Strategies For Keeping Your Alumni Engaged
How many colleges or universities are you an alumnus or alumnae of?
Counting every community college and university I’ve attended, my answer is seven. That’s to say, there are seven different colleges and universities I’ve attended over the course of the last eight years.
This means that there are at least seven different colleges and universities that are (or that will be) fighting for my attention over the course of my life.
And why do colleges and universities want the attention of their alumni, the attention of folks like you and me?
Well, I think we all know the answer to that: money.
The Collegiate and University Situation
While most people probably aren’t fond of organizations asking them for money, you can’t blame them (the organizations), right? How else are they supposed to get on?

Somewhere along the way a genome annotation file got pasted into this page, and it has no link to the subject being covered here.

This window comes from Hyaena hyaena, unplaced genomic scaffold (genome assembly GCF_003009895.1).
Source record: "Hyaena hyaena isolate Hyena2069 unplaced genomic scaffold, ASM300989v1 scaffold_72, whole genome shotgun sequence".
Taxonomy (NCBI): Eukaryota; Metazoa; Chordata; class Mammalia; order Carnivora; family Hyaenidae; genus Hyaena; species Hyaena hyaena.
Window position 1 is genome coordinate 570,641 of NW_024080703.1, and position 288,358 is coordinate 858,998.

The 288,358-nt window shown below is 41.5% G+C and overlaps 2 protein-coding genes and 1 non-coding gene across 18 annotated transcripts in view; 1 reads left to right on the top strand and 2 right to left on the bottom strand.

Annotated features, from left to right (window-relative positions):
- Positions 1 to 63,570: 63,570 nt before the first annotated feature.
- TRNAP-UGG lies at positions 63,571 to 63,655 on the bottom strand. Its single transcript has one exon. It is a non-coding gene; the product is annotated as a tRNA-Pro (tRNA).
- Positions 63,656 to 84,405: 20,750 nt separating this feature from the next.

At least for the ones whose funding is not sourced largely by the state or government, it’s understandable that they would seek to make donors out of their alumni.
The alumni were consumers of the college or university’s product, after all. For this reason, they make for a pretty natural target.
But colleges and universities face a special problem in their targeting and marketing efforts to make donors out of their alumni. In short, they’re not the only ones targeting their alumni for donorship needs.
With the popularity of attending multiple universities, accumulating our credits from several different schools, and wanting to diversify our educational experience, many people now have two or three or schools of which they’re alumni.
This means people are no longer deciding whether to give back to their singular alma matter; they’re now deciding, if they’re deciding at all, between several of their alma mater.